Yes, I understand that not everyone is like me. However, there are many, many jobs out there that aren’t compatible with telework or ROWE. So, I expect that there will always be room for people who can’t or don’t want to work under those conditions. People who protest “Not everyone can work this way!” should also remember that a large number of people don’t want to commute and work 8-to-5 or 9-to-5 either. Just because the vast majority have been forced to work this way for so long doesn’t mean that this is a great arrangement for everyone.

For some reason, whether through conversations with people I know or Internet surfing, I find that a lot of people are under the impression that work-life innovation advocates are somehow trying to get everyone to work this way or that way but it just isn’t the case. Such a goal would not even be realistic. This isn’t similar to a political movement that would have widespread application and bind everyone to it. Rather, this is about individualism and, in particular, helping others understand how to harness this knowledge about individual differences in order to boost the productivity of a society. This is about freedom and promoting more work situation choices. With enough choices, everyone will be able to find a suitable work situation. So, please don’t misunderstand. This isn’t about finding an alternative way to work and then subjecting everyone to it. I never envisioned that we would all want the same things. As a hardcore individualist, I have no problem if someone else, out of personal preference, works 9-to-5 at a centralized office while I telework under a ROWE even if we’re performing the same tasks. I just ask everyone to consider honoring individual differences by supporting choices.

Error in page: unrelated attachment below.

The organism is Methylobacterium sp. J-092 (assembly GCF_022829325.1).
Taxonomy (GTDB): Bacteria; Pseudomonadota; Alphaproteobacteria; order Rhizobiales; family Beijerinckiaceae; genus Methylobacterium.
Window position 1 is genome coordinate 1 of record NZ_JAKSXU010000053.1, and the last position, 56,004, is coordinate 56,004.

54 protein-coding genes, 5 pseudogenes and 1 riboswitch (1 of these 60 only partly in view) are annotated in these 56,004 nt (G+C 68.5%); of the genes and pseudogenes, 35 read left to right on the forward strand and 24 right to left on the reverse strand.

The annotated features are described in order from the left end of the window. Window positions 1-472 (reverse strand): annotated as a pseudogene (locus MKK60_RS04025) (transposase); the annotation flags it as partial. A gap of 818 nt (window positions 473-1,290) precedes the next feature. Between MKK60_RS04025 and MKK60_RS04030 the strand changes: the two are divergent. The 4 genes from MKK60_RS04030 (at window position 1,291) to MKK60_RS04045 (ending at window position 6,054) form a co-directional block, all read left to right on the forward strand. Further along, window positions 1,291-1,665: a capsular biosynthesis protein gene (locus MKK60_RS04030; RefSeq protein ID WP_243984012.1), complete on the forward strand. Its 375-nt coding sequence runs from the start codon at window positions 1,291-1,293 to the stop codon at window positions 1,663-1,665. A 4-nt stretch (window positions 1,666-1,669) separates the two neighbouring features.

3 responses to “Towards Recognition of Individual Differences and a Less Standardized Work World

  1. Frederick Pilot February 16, 2013 at 9:49 pm

    “People who protest “Not everyone can work this way!” should also remember that a large number of people don’t want to commute and work 8-to-5 or 9-to-5 either. Just because the vast majority have been forced to work this way for so long doesn’t mean that this is a great arrangement for everyone.”

    Indeed. Nor is all knowledge work the same.

  2. Steve Riddle February 18, 2013 at 5:30 am

    Great points, Lynn. It is always about choice and options. My only concern with the take-up of teleworking is that when targets are established to hit a certain figure i.e. ‘X’ number of employees working in a teleworking role by ‘X’ date, we are forcing the issue a little too far the other way. Teleworking is about individual choice, for specific roles in a supported business culture.

    • Lynn Patra February 18, 2013 at 8:04 am

      Thanks for commenting Steve. That’s a great point and I absolutely agree. Unless the target figures are backed up by data indicating a comparable demand for teleworking options from people (whereupon this is an effort to meet needs) then it will be perceived as forcing the issue.